Making cash digital is the key to possibility.

When poor women control their own money, it no longer controls them.

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Screenshot of Smart Phone with digital financial services app

In poor communities, women run the household, but husbands control the money. And it’s not money the way we think of it—in the bank, one click bill pay, easily transferred to family and friends—it’s just, well, cash. Cash that always seems to have a way of getting spent, not saved for life’s emergencies or children’s education. Cash she can’t control.

Cash dependency also steals a significant amount of time and money from poor women. Often the nearest cash transfer service is a half a day’s journey. It can consume an entire day to collect cash from government public services or employers. And it’s expensive. Cash transaction fees can be as much as 90% higher than digital fees.

With a simple feature phone and digital financial services designed for her, a woman can finally access the money she needs to grow a small business, weather a crisis, invest in her farm or provide health care and education for her children. Learn more, see Kusum’s story

Financial inclusion allows people to save for family needs, borrow to support thier business, or build a cushion against an emergency. Having access to financial services is a critical step towards reducing both poverty and inequality, and new data on mobile phone ownership and internet access show unprecedented opportunities to use technology to achieve universal financial inclusion.  
— World Bank Group President Jim Yong Kim
The last mile is digital.
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The Grameen Foundation Model to fight poverty: technology with a human face.

Good for women. Good for the family farm. Good for everyone.

Diagram Grameen Community Agents connecting the poor to Mobile Money and Digital Farming tools Diagram of how Grameen Community Agents connect the poor to Mobile Money and Digital Farming tools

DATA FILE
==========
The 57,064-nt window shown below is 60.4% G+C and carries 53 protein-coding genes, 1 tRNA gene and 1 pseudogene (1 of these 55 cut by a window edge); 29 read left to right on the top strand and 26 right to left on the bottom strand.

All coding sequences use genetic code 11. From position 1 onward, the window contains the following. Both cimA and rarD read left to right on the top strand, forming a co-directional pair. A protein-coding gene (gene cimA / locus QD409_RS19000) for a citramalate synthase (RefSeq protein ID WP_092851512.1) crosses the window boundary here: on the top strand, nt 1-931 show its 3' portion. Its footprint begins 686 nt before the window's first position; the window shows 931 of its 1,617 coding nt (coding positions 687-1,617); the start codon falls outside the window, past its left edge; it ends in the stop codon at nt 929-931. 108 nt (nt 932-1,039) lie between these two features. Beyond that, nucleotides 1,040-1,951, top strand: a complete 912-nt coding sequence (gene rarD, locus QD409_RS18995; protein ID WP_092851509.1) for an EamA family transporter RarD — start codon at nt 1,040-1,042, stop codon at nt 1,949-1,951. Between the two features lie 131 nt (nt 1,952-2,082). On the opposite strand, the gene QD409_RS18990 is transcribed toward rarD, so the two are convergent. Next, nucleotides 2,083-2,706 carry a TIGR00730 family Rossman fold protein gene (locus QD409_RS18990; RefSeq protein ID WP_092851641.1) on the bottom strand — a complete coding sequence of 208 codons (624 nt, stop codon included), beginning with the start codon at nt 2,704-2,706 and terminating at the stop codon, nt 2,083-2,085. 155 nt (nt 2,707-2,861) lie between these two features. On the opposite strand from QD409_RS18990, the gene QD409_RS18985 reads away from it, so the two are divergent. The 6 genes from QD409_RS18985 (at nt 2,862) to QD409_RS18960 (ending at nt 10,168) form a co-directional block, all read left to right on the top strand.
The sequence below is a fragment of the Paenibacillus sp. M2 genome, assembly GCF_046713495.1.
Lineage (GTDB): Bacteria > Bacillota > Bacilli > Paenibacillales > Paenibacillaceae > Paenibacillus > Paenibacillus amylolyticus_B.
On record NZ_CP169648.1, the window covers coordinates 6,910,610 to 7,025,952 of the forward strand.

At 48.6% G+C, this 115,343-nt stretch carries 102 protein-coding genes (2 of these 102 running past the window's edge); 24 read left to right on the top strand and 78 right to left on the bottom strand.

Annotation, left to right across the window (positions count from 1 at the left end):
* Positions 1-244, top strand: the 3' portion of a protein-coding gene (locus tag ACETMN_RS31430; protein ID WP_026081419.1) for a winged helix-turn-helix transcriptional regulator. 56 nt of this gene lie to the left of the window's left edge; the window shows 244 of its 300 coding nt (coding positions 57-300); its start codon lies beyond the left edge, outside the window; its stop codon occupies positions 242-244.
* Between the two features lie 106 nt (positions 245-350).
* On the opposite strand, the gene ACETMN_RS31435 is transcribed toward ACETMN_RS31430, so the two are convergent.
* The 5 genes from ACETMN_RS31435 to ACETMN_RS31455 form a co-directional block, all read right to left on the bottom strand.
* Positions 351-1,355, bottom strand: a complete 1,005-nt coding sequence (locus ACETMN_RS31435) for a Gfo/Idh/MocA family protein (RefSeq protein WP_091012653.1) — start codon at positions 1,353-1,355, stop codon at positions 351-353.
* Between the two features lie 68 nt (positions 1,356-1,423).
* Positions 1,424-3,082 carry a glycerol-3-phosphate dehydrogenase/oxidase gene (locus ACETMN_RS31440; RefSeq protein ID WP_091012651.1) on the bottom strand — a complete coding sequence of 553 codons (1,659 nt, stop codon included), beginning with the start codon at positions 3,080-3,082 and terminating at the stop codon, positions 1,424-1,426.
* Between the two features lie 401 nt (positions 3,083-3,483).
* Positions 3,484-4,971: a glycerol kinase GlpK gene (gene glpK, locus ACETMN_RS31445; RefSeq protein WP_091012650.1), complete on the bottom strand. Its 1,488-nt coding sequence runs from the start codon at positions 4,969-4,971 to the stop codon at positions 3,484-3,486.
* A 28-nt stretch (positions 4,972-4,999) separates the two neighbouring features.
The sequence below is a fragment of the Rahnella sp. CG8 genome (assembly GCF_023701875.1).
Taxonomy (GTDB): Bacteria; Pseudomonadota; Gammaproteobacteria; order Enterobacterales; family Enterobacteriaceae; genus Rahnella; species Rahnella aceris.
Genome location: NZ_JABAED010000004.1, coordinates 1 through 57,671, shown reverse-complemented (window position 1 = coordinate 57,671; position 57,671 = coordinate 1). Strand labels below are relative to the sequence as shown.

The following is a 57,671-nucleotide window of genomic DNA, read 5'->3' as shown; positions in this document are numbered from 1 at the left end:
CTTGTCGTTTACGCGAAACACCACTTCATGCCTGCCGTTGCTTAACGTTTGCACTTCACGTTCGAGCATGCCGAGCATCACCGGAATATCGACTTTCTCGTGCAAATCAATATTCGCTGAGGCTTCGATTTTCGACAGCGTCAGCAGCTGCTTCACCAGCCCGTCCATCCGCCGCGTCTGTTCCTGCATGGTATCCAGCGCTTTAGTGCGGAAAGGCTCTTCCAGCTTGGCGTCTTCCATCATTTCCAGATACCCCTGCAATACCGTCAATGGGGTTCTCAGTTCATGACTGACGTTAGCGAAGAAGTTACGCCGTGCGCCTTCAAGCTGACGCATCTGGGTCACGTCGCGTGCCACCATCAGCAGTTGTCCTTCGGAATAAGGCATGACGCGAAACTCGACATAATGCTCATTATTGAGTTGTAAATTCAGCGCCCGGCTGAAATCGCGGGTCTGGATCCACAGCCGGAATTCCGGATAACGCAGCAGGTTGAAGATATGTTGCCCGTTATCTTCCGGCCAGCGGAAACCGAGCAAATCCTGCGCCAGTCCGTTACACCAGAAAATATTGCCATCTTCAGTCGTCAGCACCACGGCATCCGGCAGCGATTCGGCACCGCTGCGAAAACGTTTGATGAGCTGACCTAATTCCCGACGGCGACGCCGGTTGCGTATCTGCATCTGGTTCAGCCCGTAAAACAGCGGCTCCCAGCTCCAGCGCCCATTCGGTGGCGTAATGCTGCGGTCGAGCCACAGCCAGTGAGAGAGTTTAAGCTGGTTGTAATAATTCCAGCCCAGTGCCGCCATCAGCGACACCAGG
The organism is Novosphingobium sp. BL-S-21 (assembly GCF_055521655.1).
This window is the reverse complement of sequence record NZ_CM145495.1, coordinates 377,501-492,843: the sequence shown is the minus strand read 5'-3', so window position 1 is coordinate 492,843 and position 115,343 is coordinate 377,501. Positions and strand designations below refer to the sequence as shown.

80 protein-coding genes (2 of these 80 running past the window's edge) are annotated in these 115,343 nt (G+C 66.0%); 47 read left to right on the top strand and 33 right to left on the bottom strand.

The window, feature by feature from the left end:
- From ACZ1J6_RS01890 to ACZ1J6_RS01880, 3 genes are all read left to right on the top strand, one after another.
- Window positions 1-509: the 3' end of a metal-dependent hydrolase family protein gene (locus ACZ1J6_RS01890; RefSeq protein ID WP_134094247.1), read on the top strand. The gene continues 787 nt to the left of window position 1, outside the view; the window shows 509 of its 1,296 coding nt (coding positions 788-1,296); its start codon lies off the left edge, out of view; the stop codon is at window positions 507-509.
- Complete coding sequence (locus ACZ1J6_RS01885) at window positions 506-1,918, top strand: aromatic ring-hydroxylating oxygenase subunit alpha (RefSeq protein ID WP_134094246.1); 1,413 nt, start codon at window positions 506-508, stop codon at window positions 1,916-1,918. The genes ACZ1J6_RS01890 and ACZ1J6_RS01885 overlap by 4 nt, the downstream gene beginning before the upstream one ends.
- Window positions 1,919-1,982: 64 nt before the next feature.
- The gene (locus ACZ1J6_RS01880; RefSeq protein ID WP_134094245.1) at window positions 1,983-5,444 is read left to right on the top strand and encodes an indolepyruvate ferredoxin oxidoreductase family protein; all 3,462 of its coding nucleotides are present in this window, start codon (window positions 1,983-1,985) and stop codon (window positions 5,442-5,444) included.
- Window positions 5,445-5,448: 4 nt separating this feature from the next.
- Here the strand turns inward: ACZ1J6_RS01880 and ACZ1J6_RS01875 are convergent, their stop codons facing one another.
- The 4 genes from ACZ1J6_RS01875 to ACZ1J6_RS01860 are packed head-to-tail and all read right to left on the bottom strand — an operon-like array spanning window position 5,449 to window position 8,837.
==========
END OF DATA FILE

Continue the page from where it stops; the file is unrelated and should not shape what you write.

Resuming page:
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More than four billion people in emerging markets—or 62% of the population—now benefit from access to mobile phones. It is hard to appreciate just how much the revolution in mobile technology is changing social systems and the potential for economic stability.

Poverty is sexist because economic systems are built for men. The persistent gender gap in mobile phone ownership (10%) and mobile money (33%) proves it. Reasons vary by region and culture, but digital and financial inclusion is only possible when women are at the center of product and service creation. That’s why Grameen Foundation’s Mobile Money and Digital Farming efforts are designed around the needs and realities of poor, rural women.

The Grameen Foundation Model is designed to connect poor women and farmers to affordable digital financial services and digital farm development plans through trusted local Community Agents. Local agents who understand their clients, and their daily lives, can help them overcome many real and perceived barriers to digital use like affordability, accessibility, skills, relevance or concerns about safety and security. With these barriers broken down, women are embracing their power to make informed decisions about how to save and manage money for the good of their families, and how to actively manage their farms to improve their crop output. Learn more about the advanced technology that goes into our mobile money initiatives.

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Coffee, cocoa and the cutting edge.
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of poor women
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Grameen Community Agent training to offer Digital Financial Services

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Digital technology and mobile phones are changing how we can solve poverty. Now millions of poor women are able to connect to digital financial services that give them a voice and control over how their money is spent, saved, borrowed and invested back into their farms and small businesses.

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Agent helping customers with biometric device

Someone who understands you. And how to help you manage your money.

When there are no bank branches or ATMs, poor women are trapped into a cash-only existence, making it difficult to ever get ahead. Grameen Foundation develops networks of Grameen Community Agents, often female leaders in their communities, who are better able to relate to and connect poor, rural women and households to essential financial services with mobile phones. See Kusum’s story

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